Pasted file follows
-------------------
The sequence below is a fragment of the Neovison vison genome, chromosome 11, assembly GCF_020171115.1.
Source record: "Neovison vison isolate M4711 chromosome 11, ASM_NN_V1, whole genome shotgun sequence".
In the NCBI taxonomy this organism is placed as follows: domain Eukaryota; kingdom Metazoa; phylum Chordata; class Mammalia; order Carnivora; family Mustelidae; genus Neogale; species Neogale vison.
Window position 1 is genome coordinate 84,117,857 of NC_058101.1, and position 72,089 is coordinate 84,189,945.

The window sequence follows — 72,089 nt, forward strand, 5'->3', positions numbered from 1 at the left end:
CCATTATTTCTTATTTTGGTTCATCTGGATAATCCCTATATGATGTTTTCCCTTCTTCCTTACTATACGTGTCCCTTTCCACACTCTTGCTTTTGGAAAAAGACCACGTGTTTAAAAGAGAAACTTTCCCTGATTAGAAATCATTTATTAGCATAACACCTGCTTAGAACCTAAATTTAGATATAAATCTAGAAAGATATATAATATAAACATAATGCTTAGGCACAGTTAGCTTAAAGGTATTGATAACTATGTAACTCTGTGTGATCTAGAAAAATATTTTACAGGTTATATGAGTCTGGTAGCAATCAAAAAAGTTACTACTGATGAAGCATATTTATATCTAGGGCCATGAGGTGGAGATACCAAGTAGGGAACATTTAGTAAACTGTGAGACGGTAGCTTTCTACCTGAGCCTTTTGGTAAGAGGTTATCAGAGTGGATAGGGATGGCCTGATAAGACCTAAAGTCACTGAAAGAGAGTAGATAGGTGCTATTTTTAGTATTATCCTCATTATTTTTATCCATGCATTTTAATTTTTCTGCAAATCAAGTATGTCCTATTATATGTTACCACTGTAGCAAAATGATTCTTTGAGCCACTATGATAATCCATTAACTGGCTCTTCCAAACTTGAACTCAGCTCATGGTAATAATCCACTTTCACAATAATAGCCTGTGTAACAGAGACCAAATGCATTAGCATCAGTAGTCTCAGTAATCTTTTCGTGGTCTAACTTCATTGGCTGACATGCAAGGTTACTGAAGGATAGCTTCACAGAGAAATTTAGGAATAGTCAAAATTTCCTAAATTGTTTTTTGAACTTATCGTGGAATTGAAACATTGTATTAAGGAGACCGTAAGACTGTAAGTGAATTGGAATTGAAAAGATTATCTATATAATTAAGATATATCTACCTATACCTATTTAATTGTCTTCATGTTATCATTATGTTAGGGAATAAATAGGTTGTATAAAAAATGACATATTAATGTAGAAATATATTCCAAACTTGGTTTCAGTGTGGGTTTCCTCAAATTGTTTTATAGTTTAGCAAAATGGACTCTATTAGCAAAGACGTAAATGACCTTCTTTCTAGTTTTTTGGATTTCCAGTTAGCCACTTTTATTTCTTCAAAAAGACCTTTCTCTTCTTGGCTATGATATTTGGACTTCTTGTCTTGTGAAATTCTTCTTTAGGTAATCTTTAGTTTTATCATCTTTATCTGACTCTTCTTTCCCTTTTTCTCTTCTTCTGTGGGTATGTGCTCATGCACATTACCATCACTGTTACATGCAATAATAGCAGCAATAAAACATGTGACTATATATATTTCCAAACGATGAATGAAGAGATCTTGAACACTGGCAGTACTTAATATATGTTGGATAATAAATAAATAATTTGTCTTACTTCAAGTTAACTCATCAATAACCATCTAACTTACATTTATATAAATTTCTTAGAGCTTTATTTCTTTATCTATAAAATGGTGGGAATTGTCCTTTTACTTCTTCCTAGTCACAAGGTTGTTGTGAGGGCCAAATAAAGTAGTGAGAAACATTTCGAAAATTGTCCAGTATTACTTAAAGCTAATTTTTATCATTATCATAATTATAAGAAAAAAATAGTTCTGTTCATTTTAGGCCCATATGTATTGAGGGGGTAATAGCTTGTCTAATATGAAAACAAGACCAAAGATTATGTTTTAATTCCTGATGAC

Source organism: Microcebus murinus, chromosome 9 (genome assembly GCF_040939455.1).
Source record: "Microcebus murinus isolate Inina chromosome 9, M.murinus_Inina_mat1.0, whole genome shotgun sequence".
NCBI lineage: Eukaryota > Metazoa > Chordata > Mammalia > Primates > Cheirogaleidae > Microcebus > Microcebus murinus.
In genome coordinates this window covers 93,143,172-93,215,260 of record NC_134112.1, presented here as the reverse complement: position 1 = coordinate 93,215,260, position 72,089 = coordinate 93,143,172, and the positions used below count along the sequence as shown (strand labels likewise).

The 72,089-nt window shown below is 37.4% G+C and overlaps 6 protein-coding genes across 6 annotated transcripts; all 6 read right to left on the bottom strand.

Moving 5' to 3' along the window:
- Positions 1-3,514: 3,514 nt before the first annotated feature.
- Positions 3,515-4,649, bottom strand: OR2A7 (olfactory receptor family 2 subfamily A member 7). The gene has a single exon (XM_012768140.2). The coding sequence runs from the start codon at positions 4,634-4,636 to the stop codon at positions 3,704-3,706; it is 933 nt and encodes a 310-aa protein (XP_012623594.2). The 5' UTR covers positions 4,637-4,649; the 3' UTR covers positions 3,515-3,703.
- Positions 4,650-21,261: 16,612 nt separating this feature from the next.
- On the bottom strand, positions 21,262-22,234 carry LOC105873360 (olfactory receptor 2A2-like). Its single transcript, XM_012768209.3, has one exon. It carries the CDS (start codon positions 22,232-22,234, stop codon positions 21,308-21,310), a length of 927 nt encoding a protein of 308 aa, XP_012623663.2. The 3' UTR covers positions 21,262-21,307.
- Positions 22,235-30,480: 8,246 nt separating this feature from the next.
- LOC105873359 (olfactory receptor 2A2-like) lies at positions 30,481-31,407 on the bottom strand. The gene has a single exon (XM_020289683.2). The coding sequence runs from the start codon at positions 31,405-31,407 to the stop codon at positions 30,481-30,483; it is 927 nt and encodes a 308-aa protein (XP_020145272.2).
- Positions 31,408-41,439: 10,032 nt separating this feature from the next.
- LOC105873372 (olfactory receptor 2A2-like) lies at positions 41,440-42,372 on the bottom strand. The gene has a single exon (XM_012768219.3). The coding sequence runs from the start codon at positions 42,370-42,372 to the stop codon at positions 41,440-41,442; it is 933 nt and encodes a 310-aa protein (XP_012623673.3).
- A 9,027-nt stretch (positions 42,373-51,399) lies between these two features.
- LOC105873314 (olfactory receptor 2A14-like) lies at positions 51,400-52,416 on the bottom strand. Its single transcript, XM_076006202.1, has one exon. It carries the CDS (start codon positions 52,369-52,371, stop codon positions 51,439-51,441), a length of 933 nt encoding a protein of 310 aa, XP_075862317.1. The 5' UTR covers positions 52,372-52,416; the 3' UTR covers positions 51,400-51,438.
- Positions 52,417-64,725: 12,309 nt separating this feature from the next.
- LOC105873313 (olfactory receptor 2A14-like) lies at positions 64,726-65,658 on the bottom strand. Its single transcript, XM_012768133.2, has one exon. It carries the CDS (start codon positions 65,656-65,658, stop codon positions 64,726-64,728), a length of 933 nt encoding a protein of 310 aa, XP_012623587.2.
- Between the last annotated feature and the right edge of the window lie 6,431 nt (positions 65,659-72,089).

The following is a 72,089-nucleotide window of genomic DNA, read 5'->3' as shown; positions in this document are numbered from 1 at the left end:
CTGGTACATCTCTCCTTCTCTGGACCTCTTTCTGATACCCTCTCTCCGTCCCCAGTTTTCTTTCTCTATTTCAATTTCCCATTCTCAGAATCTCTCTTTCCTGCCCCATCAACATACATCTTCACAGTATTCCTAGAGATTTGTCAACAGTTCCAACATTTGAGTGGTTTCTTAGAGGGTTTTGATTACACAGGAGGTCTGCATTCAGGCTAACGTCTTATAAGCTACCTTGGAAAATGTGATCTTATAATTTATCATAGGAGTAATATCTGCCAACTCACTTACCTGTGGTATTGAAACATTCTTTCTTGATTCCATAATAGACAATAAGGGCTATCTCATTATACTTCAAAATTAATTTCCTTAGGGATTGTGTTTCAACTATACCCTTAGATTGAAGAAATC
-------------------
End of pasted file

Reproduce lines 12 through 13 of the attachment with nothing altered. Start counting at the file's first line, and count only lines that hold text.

Moving 5' to 3' along the window:
- Positions 1-3,514: 3,514 nt before the first annotated feature.